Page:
Basic pay for housing association employees increased by a median of 3.8% in the 12 months to July 2009, according to research by salary survey specialist Celre.
The Housing Association Salary Survey 2009-10, published exclusively on the website XpertHR JobPricing, showed that this figure is down from an increase of 5.4% in 2008. However, this year’s figure still represented a healthy increase in basic pay for many workers at a time when the economic slowdown was turning into a full-blown recession.
However, employer predictions indicate there are even tougher times ahead for employees. While participating employers said their most recent salary reviews resulted in an average increase of 2.5%, the next pay bill and salary review are both forecast to come in at a median of just 1.2%.
There are also gloomy indications that staff are finding it increasingly difficult to move on to other jobs during the recession. While redundancies in the housing sector remained low – falling from 1.7% in 2008 to just 0.8% in 2009 – resignations dropped from 9.4% to 4.1%.
Mark Crail, head of salary surveys and data benchmarking at XpertHR, said: “As publicly funded bodies, housing associations were partially protected from the early impact of the recession, but it is clear from the figures that they are far from immune to what is happening in the wider economy.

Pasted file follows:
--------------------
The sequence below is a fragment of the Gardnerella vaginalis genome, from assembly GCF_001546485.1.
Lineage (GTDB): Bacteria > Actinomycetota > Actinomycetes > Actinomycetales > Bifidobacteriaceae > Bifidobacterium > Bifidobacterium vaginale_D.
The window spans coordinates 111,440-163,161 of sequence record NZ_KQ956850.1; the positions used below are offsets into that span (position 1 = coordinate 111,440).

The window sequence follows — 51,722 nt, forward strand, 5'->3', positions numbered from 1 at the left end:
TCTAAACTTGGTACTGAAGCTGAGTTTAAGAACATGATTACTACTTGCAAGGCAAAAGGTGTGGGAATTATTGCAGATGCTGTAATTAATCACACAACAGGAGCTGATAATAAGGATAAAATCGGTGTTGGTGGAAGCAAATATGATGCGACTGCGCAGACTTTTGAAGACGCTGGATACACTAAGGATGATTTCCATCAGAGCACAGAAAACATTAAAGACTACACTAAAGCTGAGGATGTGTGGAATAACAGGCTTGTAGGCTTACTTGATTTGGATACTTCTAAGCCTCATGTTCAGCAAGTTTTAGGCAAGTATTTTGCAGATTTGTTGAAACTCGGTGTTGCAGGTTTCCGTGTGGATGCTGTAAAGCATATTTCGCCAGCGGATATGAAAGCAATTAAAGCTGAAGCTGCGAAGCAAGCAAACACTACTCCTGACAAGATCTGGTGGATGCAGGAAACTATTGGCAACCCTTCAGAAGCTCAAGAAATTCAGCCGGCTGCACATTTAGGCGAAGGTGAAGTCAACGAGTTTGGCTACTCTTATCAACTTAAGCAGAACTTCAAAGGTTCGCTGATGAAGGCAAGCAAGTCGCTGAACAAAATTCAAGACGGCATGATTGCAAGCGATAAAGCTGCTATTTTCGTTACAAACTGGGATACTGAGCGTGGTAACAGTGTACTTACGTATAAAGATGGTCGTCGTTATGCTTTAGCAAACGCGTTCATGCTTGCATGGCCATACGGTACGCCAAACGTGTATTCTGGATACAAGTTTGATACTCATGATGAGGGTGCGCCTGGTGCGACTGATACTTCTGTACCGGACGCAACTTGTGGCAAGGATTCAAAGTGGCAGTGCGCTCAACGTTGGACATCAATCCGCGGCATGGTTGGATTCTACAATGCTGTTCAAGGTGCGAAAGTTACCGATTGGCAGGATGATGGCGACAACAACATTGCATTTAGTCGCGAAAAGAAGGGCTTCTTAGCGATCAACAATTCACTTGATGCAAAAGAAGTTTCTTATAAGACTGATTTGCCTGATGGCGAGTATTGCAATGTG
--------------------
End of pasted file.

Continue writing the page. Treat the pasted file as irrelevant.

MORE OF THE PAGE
“Forecasts for the coming year show that housing associations expect pay settlements in 2010 to be around half the level they were in 2009, and for many people, that could mean a pay freeze.”
Other key findings from the survey of 29 UK housing associations – covering 6,461 employees, from CEO to administrative assistant – included:
- Basic pay plus bonuses increased by a median of 3.9%, compared with 5.4% the previous year
- Total labour turnover for all reasons stood at 6.5%, down from 13.4% the year before
- The average basic salary for a chief executive stood at £113,006; £45,971 for a function head; £37,471 for a department or section manager; £19,052 for a junior professional; and £15,404 for a trainee professional.